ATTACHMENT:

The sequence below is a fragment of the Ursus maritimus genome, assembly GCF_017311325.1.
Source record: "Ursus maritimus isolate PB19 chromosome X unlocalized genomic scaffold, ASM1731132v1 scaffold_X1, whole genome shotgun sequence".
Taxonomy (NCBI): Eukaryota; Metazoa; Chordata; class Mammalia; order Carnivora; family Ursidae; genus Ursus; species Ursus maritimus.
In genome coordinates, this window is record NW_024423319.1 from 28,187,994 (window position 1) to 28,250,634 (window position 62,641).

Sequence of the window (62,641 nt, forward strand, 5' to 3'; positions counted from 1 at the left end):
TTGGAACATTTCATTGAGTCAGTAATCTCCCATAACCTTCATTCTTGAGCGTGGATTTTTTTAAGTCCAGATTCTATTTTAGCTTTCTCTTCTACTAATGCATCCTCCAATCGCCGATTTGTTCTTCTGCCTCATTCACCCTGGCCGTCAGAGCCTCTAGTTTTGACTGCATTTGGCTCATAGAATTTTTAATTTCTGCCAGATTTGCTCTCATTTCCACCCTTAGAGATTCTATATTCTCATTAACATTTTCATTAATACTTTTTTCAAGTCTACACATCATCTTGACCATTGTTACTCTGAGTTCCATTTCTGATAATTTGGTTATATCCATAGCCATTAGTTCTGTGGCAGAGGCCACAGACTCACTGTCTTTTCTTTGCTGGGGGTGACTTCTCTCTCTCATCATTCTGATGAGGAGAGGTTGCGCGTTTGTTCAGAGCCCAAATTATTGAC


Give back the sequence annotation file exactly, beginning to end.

The sequence below is a fragment of the Ursus maritimus genome, assembly GCF_017311325.1.
Source record: "Ursus maritimus isolate PB19 chromosome X unlocalized genomic scaffold, ASM1731132v1 scaffold_X1, whole genome shotgun sequence".
Taxonomy (NCBI): Eukaryota; Metazoa; Chordata; class Mammalia; order Carnivora; family Ursidae; genus Ursus; species Ursus maritimus.
In genome coordinates, this window is record NW_024423319.1 from 28,187,994 (window position 1) to 28,250,634 (window position 62,641).

Sequence of the window (62,641 nt, forward strand, 5' to 3'; positions counted from 1 at the left end):
TTGGAACATTTCATTGAGTCAGTAATCTCCCATAACCTTCATTCTTGAGCGTGGATTTTTTTAAGTCCAGATTCTATTTTAGCTTTCTCTTCTACTAATGCATCCTCCAATCGCCGATTTGTTCTTCTGCCTCATTCACCCTGGCCGTCAGAGCCTCTAGTTTTGACTGCATTTGGCTCATAGAATTTTTAATTTCTGCCAGATTTGCTCTCATTTCCACCCTTAGAGATTCTATATTCTCATTAACATTTTCATTAATACTTTTTTCAAGTCTACACATCATCTTGACCATTGTTACTCTGAGTTCCATTTCTGATAATTTGGTTATATCCATAGCCATTAGTTCTGTGGCAGAGGCCACAGACTCACTGTCTTTTCTTTGCTGGGGGTGACTTCTCTCTCTCATCATTCTGATGAGGAGAGGTTGCGCGTTTGTTCAGAGCCCAAATTATTGAC